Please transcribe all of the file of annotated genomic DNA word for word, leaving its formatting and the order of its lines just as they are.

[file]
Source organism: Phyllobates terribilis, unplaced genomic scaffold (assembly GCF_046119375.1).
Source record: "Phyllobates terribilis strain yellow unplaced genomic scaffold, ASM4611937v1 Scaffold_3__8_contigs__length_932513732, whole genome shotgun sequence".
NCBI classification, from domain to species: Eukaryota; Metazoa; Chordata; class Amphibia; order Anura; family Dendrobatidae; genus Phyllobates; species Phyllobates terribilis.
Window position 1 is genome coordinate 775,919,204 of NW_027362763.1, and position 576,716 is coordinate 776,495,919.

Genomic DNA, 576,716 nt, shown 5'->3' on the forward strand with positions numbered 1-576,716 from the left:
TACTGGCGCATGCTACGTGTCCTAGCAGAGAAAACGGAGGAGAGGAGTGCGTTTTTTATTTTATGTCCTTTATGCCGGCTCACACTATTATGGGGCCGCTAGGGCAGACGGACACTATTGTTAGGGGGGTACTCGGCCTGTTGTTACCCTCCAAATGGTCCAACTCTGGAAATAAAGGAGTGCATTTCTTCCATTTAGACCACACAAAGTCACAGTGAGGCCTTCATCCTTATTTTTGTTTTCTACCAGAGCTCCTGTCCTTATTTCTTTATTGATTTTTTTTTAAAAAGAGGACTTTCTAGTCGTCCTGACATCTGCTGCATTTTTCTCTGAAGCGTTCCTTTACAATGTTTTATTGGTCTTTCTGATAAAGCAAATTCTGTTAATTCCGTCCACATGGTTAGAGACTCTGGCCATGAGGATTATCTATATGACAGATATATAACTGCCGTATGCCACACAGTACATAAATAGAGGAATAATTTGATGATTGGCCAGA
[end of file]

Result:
Source organism: Phyllobates terribilis, unplaced genomic scaffold (assembly GCF_046119375.1).
Source record: "Phyllobates terribilis strain yellow unplaced genomic scaffold, ASM4611937v1 Scaffold_3__8_contigs__length_932513732, whole genome shotgun sequence".
NCBI classification, from domain to species: Eukaryota; Metazoa; Chordata; class Amphibia; order Anura; family Dendrobatidae; genus Phyllobates; species Phyllobates terribilis.
Window position 1 is genome coordinate 775,919,204 of NW_027362763.1, and position 576,716 is coordinate 776,495,919.

Genomic DNA, 576,716 nt, shown 5'->3' on the forward strand with positions numbered 1-576,716 from the left:
TACTGGCGCATGCTACGTGTCCTAGCAGAGAAAACGGAGGAGAGGAGTGCGTTTTTTATTTTATGTCCTTTATGCCGGCTCACACTATTATGGGGCCGCTAGGGCAGACGGACACTATTGTTAGGGGGGTACTCGGCCTGTTGTTACCCTCCAAATGGTCCAACTCTGGAAATAAAGGAGTGCATTTCTTCCATTTAGACCACACAAAGTCACAGTGAGGCCTTCATCCTTATTTTTGTTTTCTACCAGAGCTCCTGTCCTTATTTCTTTATTGATTTTTTTTTAAAAAGAGGACTTTCTAGTCGTCCTGACATCTGCTGCATTTTTCTCTGAAGCGTTCCTTTACAATGTTTTATTGGTCTTTCTGATAAAGCAAATTCTGTTAATTCCGTCCACATGGTTAGAGACTCTGGCCATGAGGATTATCTATATGACAGATATATAACTGCCGTATGCCACACAGTACATAAATAGAGGAATAATTTGATGATTGGCCAGA